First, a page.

HAB Workers

Toxic Blooms

Reprinted with permission from article published in the Chihuahuan Desert Discovery , Winter 1991, by Gordon W. Linum, Jack Ralph, and Joan Glass, TPWD

Relatively unknown in the western hemisphere prior to 1986, a microscopic, toxin-producing yellow-green alga has since been responsible for an estimated 2.5 million dead fish in Texas. The alga responsible was first identified in Texas during the investigation of an extensive fish kill in the Pecos River. Since then, fish kills in the Pecos and two additional Texas river basins, the Colorado and Brazos, have been attributed to its presence.

Israel, Denmark, Great Britain, South Africa, and Scotland have experienced problems with this organism for years. The Resource Protection Division of the Texas Parks and Wildlife Department in cooperation with the Texas Water Com-mission are working together to document its distribution and impact in the state.

Prymnesium parvum, photo by Dave Buzan, TPWD
Prymnesium parvum
photo by Dave Buzan, TPWD

Prymnesium parvum is a small (3000 to the inch) member of the yellow-green algae family. Algae are primitive, usually aquatic plants that lack true stems, roots, and leaves. Some of the larger, more common algae species can be seen floating on the surfaces of ponds, and are often mistakenly referred to as “scum”.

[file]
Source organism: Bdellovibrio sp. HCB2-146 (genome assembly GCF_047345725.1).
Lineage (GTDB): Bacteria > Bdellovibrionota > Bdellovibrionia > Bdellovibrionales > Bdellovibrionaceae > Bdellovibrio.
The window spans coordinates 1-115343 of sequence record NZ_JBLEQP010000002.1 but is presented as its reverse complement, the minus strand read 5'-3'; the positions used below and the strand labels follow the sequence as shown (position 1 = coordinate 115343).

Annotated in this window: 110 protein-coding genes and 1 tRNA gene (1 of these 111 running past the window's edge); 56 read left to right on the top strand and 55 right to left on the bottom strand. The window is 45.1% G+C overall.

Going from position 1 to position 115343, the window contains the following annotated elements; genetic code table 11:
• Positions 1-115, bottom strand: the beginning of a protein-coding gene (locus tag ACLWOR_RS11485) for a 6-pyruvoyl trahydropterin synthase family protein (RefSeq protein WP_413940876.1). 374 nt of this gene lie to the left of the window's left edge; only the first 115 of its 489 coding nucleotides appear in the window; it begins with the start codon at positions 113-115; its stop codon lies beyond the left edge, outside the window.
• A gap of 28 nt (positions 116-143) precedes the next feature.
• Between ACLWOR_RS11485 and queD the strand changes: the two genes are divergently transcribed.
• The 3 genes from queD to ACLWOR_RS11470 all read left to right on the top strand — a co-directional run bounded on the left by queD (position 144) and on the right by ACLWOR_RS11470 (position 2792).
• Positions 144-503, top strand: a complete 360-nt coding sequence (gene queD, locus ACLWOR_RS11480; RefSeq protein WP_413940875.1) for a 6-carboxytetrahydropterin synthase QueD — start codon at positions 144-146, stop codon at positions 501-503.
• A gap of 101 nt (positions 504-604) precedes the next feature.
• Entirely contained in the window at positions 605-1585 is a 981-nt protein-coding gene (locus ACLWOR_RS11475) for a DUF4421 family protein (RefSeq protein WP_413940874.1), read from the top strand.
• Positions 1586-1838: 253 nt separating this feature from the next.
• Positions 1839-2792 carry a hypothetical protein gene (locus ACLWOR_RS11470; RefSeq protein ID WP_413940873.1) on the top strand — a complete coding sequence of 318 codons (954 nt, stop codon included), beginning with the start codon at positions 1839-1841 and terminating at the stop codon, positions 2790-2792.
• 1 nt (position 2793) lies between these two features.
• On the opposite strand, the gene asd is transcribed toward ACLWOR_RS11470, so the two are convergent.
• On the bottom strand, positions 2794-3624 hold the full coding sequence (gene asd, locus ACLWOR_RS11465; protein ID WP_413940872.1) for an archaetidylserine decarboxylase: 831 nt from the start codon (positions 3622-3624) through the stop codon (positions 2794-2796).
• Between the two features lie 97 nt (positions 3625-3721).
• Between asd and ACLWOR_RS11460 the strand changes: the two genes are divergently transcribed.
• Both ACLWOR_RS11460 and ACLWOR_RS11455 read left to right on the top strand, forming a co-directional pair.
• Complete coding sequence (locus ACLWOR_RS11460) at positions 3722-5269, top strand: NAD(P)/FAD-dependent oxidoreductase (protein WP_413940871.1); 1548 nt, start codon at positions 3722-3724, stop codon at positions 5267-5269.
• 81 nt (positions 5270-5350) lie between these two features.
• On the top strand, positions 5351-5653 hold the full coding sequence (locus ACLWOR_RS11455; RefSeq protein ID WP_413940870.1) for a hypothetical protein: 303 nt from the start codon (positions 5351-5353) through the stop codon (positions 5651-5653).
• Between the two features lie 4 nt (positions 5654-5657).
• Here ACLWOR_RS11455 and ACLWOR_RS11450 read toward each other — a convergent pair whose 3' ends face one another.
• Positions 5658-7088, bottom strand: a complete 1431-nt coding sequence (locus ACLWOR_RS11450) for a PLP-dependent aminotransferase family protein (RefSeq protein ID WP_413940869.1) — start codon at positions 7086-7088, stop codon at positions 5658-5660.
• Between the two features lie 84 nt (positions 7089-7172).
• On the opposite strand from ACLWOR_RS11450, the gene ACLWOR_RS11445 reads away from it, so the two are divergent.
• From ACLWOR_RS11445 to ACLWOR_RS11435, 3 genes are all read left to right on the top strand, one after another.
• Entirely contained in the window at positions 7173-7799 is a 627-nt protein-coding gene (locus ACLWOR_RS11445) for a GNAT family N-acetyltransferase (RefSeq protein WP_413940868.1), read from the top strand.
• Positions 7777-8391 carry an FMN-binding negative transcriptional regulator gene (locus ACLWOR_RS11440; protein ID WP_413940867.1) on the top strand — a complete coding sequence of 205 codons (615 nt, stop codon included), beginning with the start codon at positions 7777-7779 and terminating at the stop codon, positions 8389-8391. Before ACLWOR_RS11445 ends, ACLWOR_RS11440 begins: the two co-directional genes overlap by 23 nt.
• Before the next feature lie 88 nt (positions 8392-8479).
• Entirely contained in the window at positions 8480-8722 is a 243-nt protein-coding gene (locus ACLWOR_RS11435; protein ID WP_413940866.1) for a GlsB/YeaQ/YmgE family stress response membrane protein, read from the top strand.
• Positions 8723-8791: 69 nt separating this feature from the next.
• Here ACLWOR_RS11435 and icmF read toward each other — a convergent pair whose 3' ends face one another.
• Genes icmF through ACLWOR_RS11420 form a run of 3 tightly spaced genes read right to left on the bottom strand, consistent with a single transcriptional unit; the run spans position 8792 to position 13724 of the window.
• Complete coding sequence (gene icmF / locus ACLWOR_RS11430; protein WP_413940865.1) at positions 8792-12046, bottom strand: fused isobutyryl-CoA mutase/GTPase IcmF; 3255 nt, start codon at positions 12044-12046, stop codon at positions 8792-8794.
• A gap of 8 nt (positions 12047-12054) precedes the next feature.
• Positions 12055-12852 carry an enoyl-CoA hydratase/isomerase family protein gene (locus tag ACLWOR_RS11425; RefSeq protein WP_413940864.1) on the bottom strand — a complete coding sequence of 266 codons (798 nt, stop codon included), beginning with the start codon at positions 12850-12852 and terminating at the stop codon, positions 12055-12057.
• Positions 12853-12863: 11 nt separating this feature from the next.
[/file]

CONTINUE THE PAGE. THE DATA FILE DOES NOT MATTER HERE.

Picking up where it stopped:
To propel themselves through the water, P. parvum employs two hairlike structures called flagella, each about 1.5 times their body length. An interesting characteristic of this organism, and one which separates it from other algae, is the shorter but similar appearing structure called a haptomena, which is located between the flagella. It is thought that the haptomena is used as an anchor and possibly directing food into its body. This is unusual for an algae since most derive their energy from sunlight through photosynthesis. Prymnesium not only utilize sunlight as an energy source, but are capable of consuming other material.

Prymnesium are brackish water algae but have been shown to survive in waters with salinities ranging from essentially freshwater to 3.5 times that of seawater. They appear to live best in waters which vary greatly in salinity. Few other organisms can tolerate such a broad range of conditions.

Presently, the only indicators of P. parvum occurring in a water body are the yellow color associated with a dense population and the conspicuous volumes of foam prevalent below areas of turbulence (riffles, dams, waterfalls, etc.). Standard water quality parameters do not give an indication to its presence.